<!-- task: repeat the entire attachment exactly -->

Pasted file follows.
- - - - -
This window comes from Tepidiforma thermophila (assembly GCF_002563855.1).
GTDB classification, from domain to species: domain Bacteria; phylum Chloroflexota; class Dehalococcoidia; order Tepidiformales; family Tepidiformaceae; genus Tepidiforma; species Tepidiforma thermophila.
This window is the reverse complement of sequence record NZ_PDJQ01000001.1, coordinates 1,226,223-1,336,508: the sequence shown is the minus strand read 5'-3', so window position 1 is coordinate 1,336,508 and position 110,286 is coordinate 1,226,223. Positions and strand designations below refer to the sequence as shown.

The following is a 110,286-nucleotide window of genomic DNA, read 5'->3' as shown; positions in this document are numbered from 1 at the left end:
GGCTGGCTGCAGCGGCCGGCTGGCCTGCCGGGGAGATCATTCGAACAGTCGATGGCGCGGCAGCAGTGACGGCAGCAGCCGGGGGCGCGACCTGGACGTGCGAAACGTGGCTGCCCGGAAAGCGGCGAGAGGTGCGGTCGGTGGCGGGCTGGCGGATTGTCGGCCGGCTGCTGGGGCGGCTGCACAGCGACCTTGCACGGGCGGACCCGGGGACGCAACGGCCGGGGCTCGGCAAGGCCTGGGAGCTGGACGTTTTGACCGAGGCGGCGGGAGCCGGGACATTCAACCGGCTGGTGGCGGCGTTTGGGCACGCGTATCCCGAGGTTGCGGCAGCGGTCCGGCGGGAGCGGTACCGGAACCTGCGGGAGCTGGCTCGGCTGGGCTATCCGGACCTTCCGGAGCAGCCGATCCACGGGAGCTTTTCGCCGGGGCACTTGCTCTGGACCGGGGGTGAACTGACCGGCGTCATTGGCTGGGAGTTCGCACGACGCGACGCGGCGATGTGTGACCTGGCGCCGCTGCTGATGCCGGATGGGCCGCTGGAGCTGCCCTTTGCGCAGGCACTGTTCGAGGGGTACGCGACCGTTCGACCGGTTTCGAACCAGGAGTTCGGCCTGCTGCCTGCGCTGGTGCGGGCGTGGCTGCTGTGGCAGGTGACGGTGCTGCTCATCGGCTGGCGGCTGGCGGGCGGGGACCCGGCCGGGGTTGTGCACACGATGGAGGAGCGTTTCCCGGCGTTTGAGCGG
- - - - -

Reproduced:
This window comes from Tepidiforma thermophila (assembly GCF_002563855.1).
GTDB classification, from domain to species: domain Bacteria; phylum Chloroflexota; class Dehalococcoidia; order Tepidiformales; family Tepidiformaceae; genus Tepidiforma; species Tepidiforma thermophila.
This window is the reverse complement of sequence record NZ_PDJQ01000001.1, coordinates 1,226,223-1,336,508: the sequence shown is the minus strand read 5'-3', so window position 1 is coordinate 1,336,508 and position 110,286 is coordinate 1,226,223. Positions and strand designations below refer to the sequence as shown.

The following is a 110,286-nucleotide window of genomic DNA, read 5'->3' as shown; positions in this document are numbered from 1 at the left end:
GGCTGGCTGCAGCGGCCGGCTGGCCTGCCGGGGAGATCATTCGAACAGTCGATGGCGCGGCAGCAGTGACGGCAGCAGCCGGGGGCGCGACCTGGACGTGCGAAACGTGGCTGCCCGGAAAGCGGCGAGAGGTGCGGTCGGTGGCGGGCTGGCGGATTGTCGGCCGGCTGCTGGGGCGGCTGCACAGCGACCTTGCACGGGCGGACCCGGGGACGCAACGGCCGGGGCTCGGCAAGGCCTGGGAGCTGGACGTTTTGACCGAGGCGGCGGGAGCCGGGACATTCAACCGGCTGGTGGCGGCGTTTGGGCACGCGTATCCCGAGGTTGCGGCAGCGGTCCGGCGGGAGCGGTACCGGAACCTGCGGGAGCTGGCTCGGCTGGGCTATCCGGACCTTCCGGAGCAGCCGATCCACGGGAGCTTTTCGCCGGGGCACTTGCTCTGGACCGGGGGTGAACTGACCGGCGTCATTGGCTGGGAGTTCGCACGACGCGACGCGGCGATGTGTGACCTGGCGCCGCTGCTGATGCCGGATGGGCCGCTGGAGCTGCCCTTTGCGCAGGCACTGTTCGAGGGGTACGCGACCGTTCGACCGGTTTCGAACCAGGAGTTCGGCCTGCTGCCTGCGCTGGTGCGGGCGTGGCTGCTGTGGCAGGTGACGGTGCTGCTCATCGGCTGGCGGCTGGCGGGCGGGGACCCGGCCGGGGTTGTGCACACGATGGAGGAGCGTTTCCCGGCGTTTGAGCGG